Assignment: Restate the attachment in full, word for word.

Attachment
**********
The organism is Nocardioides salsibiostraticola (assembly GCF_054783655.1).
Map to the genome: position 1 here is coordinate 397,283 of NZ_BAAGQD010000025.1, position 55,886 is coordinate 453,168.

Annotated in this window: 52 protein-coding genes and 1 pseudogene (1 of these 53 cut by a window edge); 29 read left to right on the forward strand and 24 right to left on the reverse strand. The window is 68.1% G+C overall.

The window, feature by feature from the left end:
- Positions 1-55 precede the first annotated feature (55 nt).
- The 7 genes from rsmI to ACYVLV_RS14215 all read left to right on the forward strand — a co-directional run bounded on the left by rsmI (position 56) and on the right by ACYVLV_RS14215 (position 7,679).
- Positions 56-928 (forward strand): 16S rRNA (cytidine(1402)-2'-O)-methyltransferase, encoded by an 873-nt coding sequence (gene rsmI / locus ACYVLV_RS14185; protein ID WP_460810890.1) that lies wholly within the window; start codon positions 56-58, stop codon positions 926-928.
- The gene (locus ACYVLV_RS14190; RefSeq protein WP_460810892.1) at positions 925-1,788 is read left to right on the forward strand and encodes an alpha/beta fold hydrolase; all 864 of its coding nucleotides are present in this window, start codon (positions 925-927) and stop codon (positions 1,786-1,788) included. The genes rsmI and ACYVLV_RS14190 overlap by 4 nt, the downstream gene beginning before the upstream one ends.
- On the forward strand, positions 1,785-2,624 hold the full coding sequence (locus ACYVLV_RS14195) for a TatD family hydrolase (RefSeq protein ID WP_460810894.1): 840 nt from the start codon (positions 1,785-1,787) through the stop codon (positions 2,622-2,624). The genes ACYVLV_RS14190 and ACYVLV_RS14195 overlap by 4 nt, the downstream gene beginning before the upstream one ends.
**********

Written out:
The organism is Nocardioides salsibiostraticola (assembly GCF_054783655.1).
Map to the genome: position 1 here is coordinate 397,283 of NZ_BAAGQD010000025.1, position 55,886 is coordinate 453,168.

Annotated in this window: 52 protein-coding genes and 1 pseudogene (1 of these 53 cut by a window edge); 29 read left to right on the forward strand and 24 right to left on the reverse strand. The window is 68.1% G+C overall.

The window, feature by feature from the left end:
- Positions 1-55 precede the first annotated feature (55 nt).
- The 7 genes from rsmI to ACYVLV_RS14215 all read left to right on the forward strand — a co-directional run bounded on the left by rsmI (position 56) and on the right by ACYVLV_RS14215 (position 7,679).
- Positions 56-928 (forward strand): 16S rRNA (cytidine(1402)-2'-O)-methyltransferase, encoded by an 873-nt coding sequence (gene rsmI / locus ACYVLV_RS14185; protein ID WP_460810890.1) that lies wholly within the window; start codon positions 56-58, stop codon positions 926-928.
- The gene (locus ACYVLV_RS14190; RefSeq protein WP_460810892.1) at positions 925-1,788 is read left to right on the forward strand and encodes an alpha/beta fold hydrolase; all 864 of its coding nucleotides are present in this window, start codon (positions 925-927) and stop codon (positions 1,786-1,788) included. The genes rsmI and ACYVLV_RS14190 overlap by 4 nt, the downstream gene beginning before the upstream one ends.
- On the forward strand, positions 1,785-2,624 hold the full coding sequence (locus ACYVLV_RS14195) for a TatD family hydrolase (RefSeq protein ID WP_460810894.1): 840 nt from the start codon (positions 1,785-1,787) through the stop codon (positions 2,622-2,624). The genes ACYVLV_RS14190 and ACYVLV_RS14195 overlap by 4 nt, the downstream gene beginning before the upstream one ends.